Try Galisteo Dam just 30 minutes south of Santa Fe and about six miles east of the interstate at the bottom of La Bajada Hill.
The flood and sediment control dam located at the far end of a secluded, paved road features sweeping views of the Ortiz and Jemez Mountains and the back side of the Cerrillos Hills.
And although a big sign says “Stop” and “Road Closed” on the locked gate barring vehicle traffic to the dam’s overlook and picnic area, Becky Minor, manager at Cochiti Lake for the United States Army Corps of Engineers (USACE) says the facility is free and open to the public.
“It’s a nice quiet place with lots of solitude and great views of the mountains,” she says.
Visitors can park just outside the gate at a couple of roadside pull outs and hike a short way into the overlook area or across the two mile wide dam.
Those who like to walk, perhaps with their dogs, might find the hike across the top of the lengthy, 160-foot high, earthen dam an enjoyable experience.
The six mile ride in to the dam site on NM 16 with little or no traffic to contend with might be a compelling reason for bicyclists to visit.
Landscape artists and photographers might also find the surrounding views creatively stimulating.
And weather watchers who enjoy the excitement of an afternoon thunder and lightning storm can, from the relative safety of the overlook bunker, easily observe one as it rolls across the expansive landscape below.
Firearm use is strictly forbidden on Santo Domingo Pueblo lands which surround the dam.
The dam site itself sits on about 5 acres of land and features little more than the massive structure itself and some dilapidated picnic shelters at the overlook.
But visitors might be surprised to find that a remarkably clean, well equipped, modern vault toilet is available just inside the gated area.
The book provides fascinating reading for anyone interested in southwest water development as well as a historical accounting of many of New Mexico’s most prominent and storied political players.
The Cochiti project generated much public controversy during its planning phases which attracted the attention of then Santa Fe New Mexican editorial writer, Tony Hillerman, who referred to it as "immense monument to federal bureaucratic blindness" among other things, according to the book.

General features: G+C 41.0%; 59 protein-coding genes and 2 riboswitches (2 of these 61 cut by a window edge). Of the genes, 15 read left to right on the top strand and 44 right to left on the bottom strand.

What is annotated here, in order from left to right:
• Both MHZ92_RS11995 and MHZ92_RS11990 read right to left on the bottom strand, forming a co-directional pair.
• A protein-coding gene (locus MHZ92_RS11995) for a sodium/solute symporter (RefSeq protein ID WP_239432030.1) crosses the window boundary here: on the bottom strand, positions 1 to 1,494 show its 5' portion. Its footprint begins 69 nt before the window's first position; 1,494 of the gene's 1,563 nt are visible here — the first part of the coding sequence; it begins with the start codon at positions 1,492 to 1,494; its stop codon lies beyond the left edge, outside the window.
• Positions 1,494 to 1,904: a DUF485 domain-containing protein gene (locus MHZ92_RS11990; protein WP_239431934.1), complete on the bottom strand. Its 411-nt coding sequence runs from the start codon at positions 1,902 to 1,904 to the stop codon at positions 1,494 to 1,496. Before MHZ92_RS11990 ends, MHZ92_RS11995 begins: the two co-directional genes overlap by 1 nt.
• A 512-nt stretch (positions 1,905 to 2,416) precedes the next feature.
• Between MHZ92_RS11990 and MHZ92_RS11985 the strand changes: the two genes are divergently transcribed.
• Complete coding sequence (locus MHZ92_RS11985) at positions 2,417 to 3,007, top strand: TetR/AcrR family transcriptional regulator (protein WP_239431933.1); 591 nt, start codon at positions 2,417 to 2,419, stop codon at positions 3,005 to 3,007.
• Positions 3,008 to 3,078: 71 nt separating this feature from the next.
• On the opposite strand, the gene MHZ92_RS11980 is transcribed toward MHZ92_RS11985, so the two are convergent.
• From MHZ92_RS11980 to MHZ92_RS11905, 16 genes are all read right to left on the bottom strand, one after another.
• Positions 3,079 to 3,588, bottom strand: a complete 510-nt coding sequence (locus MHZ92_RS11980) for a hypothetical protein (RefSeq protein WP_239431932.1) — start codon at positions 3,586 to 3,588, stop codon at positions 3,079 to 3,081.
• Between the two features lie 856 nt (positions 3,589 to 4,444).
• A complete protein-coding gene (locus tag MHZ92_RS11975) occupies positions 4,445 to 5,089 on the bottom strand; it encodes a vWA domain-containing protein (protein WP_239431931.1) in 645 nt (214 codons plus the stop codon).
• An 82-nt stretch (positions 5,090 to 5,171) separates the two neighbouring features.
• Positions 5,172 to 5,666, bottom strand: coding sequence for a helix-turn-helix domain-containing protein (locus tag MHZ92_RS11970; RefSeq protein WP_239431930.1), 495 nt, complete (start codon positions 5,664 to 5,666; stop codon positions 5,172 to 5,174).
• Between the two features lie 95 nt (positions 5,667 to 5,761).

An online PDF version of the book can be downloaded from the USACE’s digital library at http://cdm15141.contentdm.oclc.org/cdm/singleitem/collection/p16021coll4/id/137/rec/4
Welsh’s book notes how flash floods in Galisteo Creek frequently swept away unsuspecting motorists late at night on portions of US 285.
The dam structure is designed to withhold sediment while allowing flood waters to gradually flow through the dam and wash downstream to the river.
And today it stands silently at the end of lonely dirt road far back in Indian country awaiting its chance to do just that.
In the meantime those seeking a change of pace from the usual outdoor recreational venues around Santa Fe might just want to venture south to this remote outpost.
Visitors should also protect themselves from the sun, drink plenty of water and stick to established trails when visiting the dam.
For more info call the Corps Visitor Center at Cochiti Lake at 505-465-0307 or visit their website at http://www.spa.usace.army.mil/Home.aspx
If You Go: Take I-25 south to the Cochiti turnoff at the bottom of La Bajada Hill and then bear left on the bridge across the freeway and follow NM 16 past the asphalt plant turnoff and all the way around to the end at Galisteo Dam.
This story was published in the Santa Fe New Mexican on Aug. 5, 2012 and is also posted at the newspaper's website at http://www.santafenewmexican.com/Local%20News/080412galisteodam .